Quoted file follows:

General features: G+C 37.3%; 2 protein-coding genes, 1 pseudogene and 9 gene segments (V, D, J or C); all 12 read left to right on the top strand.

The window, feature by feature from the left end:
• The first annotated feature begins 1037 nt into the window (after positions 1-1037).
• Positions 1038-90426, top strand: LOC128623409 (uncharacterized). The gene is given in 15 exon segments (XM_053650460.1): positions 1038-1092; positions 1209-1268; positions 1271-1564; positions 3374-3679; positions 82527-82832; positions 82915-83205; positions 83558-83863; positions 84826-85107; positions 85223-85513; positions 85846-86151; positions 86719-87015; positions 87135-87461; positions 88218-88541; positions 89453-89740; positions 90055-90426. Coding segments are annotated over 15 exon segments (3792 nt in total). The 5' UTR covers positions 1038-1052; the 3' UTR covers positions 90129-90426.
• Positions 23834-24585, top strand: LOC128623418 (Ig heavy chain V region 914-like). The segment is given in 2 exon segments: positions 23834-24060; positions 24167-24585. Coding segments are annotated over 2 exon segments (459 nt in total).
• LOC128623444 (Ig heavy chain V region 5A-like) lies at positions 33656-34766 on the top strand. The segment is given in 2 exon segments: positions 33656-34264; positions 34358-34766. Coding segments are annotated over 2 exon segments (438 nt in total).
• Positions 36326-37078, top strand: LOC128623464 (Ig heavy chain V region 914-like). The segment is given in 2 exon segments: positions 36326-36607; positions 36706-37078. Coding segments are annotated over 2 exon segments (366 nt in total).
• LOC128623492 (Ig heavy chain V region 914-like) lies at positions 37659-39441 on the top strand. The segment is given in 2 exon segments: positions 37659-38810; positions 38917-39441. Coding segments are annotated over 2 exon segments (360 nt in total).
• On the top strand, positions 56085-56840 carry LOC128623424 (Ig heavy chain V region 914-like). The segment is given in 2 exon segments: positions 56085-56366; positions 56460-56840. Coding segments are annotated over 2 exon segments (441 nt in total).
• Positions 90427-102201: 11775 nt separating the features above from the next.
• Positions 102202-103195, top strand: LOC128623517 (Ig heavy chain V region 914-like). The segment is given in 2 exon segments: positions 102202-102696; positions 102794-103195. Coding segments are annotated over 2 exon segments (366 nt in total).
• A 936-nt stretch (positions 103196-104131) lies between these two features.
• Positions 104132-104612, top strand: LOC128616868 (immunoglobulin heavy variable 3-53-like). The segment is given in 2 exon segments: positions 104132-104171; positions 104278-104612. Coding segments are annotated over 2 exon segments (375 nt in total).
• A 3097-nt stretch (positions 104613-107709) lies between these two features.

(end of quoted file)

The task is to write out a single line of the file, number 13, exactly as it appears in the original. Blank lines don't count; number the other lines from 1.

• Positions 104132-104612, top strand: LOC128616868 (immunoglobulin heavy variable 3-53-like). The segment is given in 2 exon segments: positions 104132-104171; positions 104278-104612. Coding segments are annotated over 2 exon segments (375 nt in total).